A Community Devoted to the Preservation and Practice of Celestial Navigation and Other Methods of Traditional Wayfinding
From: Frank Reed
Date: 2022 Sep 5, 10:35 -0700
Aha. So the methods you were investigating were intended for extrapolating great circles! These are critically important for long distances, but for the problems we've been discussing, this skyline problem and the problem of crossing a pair of two-point celestial lines of position, they are overkill, and in the celestial case, actually inappropriate. Our celestial lines of position are short sections of small circles on the globe. Extrapolating them as great circles would be fine over short distances (apart from being overkill), but technically that's incorrect.
So how do we do it without plotting? I have two pairs of lat/lon values representing buildings in Manhattan and structures on the shore of Coney Island. I can calculate the "slope" of each line in the usual fashion. In this case, since the lines are oriented nearly north-south, I want dLon/dLat. Call that LonLatSlope. I set this up in a little spreadsheet. The goal is to calculate a longitude of some new point, Lon1, on each line of position for a given offset in latitude, DLat, given the initial position, Lat0, Lon0 and given the value of that LonLatSlope. The math is trivial: Lon1 = Lon0 + LonLatSlope · DLat. I set that up for each line of position, and then I experiment by trial and error with different DLat values until the Lon1 values for each LOP are identical, within some small limit. Then I get the latitude from Lat1 = Lat0 + DLat. And I'm done. This is equivalent to drawing and crossing lines, but given the narrow crossing angle and the relatively precise locations of the buildings and the structures on Coney Island, calculating beats drawing.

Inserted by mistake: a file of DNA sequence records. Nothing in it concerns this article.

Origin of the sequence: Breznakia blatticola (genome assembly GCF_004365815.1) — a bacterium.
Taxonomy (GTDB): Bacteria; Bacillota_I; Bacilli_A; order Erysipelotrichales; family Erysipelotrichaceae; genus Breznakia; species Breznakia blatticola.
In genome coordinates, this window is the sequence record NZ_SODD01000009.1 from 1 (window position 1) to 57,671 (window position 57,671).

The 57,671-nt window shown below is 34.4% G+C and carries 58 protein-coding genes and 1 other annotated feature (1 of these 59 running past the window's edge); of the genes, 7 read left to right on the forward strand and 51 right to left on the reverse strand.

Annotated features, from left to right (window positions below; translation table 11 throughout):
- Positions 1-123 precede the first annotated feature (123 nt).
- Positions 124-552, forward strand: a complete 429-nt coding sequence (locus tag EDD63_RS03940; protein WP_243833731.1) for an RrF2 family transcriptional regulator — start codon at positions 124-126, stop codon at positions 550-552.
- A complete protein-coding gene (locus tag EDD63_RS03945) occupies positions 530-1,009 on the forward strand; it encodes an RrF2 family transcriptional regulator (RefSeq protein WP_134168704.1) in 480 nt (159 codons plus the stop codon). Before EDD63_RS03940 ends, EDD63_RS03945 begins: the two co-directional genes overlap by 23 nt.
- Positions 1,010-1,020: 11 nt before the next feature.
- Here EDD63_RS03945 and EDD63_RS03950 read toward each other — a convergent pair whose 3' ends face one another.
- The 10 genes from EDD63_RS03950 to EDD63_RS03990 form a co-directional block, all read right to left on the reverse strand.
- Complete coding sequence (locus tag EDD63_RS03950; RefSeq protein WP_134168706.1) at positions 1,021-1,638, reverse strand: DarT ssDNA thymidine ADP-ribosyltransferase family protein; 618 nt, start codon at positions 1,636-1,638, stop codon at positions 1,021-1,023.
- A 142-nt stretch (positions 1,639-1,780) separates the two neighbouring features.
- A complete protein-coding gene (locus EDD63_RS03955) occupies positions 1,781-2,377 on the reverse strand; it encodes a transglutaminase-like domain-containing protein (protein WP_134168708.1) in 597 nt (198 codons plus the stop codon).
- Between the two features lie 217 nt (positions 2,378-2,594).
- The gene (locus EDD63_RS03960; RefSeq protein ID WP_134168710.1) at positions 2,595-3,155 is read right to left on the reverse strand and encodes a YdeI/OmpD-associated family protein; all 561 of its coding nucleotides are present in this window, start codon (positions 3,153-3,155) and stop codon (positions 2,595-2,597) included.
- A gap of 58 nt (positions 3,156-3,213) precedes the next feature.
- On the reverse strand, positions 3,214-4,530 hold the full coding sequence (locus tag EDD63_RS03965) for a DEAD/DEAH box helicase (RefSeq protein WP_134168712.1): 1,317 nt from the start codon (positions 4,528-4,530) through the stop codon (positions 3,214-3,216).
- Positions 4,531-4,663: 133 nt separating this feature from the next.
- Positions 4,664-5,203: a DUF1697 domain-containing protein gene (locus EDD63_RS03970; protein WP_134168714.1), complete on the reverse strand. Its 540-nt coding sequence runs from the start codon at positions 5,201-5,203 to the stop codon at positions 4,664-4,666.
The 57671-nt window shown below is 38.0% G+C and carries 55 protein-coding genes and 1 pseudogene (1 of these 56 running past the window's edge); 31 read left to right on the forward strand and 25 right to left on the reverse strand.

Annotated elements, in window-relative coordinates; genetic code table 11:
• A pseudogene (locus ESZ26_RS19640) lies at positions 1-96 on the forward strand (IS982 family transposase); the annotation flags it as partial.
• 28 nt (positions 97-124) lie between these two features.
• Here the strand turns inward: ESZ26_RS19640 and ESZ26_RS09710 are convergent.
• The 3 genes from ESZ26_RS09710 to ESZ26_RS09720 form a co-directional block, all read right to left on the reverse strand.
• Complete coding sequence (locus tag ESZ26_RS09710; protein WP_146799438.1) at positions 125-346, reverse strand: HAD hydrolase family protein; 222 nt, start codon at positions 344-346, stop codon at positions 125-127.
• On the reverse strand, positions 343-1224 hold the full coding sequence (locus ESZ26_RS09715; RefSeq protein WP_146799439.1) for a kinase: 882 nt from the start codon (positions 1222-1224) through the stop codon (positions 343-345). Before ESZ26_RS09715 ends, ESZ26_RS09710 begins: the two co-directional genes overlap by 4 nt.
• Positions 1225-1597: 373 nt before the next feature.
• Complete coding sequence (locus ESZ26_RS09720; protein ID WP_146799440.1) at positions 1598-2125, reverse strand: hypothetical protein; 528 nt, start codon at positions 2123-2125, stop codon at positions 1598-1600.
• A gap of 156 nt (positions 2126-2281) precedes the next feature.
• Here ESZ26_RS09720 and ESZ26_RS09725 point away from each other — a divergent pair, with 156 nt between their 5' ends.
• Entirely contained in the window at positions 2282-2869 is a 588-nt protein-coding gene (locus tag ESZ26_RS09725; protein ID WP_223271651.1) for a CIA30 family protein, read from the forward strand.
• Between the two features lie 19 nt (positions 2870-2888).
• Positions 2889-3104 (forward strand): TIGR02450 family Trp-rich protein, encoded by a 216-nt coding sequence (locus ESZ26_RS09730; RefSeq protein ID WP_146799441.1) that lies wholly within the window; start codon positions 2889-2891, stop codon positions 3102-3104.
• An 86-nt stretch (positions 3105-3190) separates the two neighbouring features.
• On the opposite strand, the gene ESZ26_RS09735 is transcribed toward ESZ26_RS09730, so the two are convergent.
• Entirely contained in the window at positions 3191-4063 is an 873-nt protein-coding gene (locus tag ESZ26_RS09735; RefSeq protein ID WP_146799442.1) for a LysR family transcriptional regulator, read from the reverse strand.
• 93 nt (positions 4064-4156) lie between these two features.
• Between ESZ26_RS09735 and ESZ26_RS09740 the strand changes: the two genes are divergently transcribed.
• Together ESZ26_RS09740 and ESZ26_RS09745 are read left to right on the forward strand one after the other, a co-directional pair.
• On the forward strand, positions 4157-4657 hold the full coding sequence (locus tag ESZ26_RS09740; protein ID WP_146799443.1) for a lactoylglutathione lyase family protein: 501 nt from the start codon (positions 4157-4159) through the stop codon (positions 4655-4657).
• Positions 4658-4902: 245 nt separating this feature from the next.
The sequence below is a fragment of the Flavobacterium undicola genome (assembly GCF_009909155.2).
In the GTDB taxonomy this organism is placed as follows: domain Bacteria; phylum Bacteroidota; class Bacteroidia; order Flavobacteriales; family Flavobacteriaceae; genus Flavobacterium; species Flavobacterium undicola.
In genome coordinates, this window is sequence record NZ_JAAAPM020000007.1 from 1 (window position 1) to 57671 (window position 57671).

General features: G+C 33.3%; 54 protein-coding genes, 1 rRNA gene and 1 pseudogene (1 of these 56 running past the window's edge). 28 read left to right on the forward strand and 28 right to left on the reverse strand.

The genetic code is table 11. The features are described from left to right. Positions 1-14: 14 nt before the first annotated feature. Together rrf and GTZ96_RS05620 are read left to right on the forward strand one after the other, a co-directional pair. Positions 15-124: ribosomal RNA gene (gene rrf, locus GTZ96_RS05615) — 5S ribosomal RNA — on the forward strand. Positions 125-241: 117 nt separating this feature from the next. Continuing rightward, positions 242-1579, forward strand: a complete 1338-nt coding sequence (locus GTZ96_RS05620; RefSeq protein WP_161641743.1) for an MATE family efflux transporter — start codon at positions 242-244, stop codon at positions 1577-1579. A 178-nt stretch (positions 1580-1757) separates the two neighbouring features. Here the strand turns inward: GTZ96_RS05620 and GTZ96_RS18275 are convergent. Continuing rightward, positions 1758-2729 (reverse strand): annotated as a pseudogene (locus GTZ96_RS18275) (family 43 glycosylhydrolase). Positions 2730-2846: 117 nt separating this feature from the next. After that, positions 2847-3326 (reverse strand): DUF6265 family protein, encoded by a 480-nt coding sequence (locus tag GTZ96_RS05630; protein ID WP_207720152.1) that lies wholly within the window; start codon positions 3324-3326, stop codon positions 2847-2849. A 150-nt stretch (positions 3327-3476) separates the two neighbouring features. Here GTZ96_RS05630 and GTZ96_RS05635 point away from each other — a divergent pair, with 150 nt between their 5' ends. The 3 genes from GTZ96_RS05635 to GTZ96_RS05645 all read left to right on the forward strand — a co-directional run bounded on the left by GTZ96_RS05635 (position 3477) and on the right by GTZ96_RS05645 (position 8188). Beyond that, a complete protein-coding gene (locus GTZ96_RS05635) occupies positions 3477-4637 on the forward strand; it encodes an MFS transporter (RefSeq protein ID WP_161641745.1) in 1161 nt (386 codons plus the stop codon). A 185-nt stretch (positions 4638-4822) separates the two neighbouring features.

PS: Here's a skyline photo I took Friday while driving. Now that we're all NYC skyline experts, this one should be easy! Where am I?